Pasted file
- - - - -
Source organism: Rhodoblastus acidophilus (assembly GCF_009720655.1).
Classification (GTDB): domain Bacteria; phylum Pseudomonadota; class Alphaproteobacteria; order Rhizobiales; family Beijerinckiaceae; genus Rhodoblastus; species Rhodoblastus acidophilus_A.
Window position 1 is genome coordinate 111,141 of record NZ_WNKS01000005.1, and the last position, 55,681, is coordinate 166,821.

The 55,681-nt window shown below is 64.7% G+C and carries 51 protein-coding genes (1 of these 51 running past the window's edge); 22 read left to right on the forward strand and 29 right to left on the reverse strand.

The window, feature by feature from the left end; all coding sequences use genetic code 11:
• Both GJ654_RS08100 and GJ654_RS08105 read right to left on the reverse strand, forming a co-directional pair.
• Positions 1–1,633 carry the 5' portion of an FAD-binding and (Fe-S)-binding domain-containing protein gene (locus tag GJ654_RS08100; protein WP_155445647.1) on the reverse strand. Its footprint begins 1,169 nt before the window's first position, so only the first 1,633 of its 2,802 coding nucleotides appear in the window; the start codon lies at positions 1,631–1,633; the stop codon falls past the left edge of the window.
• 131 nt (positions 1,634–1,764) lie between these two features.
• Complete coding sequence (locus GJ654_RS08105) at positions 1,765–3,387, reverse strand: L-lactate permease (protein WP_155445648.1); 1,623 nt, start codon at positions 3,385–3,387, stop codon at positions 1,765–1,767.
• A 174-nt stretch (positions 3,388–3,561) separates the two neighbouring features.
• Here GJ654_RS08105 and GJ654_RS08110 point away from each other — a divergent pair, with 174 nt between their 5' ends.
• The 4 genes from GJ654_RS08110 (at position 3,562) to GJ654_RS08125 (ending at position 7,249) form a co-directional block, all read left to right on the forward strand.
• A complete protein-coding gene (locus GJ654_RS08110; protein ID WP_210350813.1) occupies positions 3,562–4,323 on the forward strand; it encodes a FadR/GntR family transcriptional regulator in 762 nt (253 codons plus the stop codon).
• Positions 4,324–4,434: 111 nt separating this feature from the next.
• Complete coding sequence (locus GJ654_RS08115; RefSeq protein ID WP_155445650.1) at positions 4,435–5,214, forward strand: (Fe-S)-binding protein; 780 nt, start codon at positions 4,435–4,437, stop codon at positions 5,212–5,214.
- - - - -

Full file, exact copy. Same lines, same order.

Source organism: Rhodoblastus acidophilus (assembly GCF_009720655.1).
Classification (GTDB): domain Bacteria; phylum Pseudomonadota; class Alphaproteobacteria; order Rhizobiales; family Beijerinckiaceae; genus Rhodoblastus; species Rhodoblastus acidophilus_A.
Window position 1 is genome coordinate 111,141 of record NZ_WNKS01000005.1, and the last position, 55,681, is coordinate 166,821.

The 55,681-nt window shown below is 64.7% G+C and carries 51 protein-coding genes (1 of these 51 running past the window's edge); 22 read left to right on the forward strand and 29 right to left on the reverse strand.

The window, feature by feature from the left end; all coding sequences use genetic code 11:
• Both GJ654_RS08100 and GJ654_RS08105 read right to left on the reverse strand, forming a co-directional pair.
• Positions 1–1,633 carry the 5' portion of an FAD-binding and (Fe-S)-binding domain-containing protein gene (locus tag GJ654_RS08100; protein WP_155445647.1) on the reverse strand. Its footprint begins 1,169 nt before the window's first position, so only the first 1,633 of its 2,802 coding nucleotides appear in the window; the start codon lies at positions 1,631–1,633; the stop codon falls past the left edge of the window.
• 131 nt (positions 1,634–1,764) lie between these two features.
• Complete coding sequence (locus GJ654_RS08105) at positions 1,765–3,387, reverse strand: L-lactate permease (protein WP_155445648.1); 1,623 nt, start codon at positions 3,385–3,387, stop codon at positions 1,765–1,767.
• A 174-nt stretch (positions 3,388–3,561) separates the two neighbouring features.
• Here GJ654_RS08105 and GJ654_RS08110 point away from each other — a divergent pair, with 174 nt between their 5' ends.
• The 4 genes from GJ654_RS08110 (at position 3,562) to GJ654_RS08125 (ending at position 7,249) form a co-directional block, all read left to right on the forward strand.
• A complete protein-coding gene (locus GJ654_RS08110; protein ID WP_210350813.1) occupies positions 3,562–4,323 on the forward strand; it encodes a FadR/GntR family transcriptional regulator in 762 nt (253 codons plus the stop codon).
• Positions 4,324–4,434: 111 nt separating this feature from the next.
• Complete coding sequence (locus GJ654_RS08115; RefSeq protein ID WP_155445650.1) at positions 4,435–5,214, forward strand: (Fe-S)-binding protein; 780 nt, start codon at positions 4,435–4,437, stop codon at positions 5,212–5,214.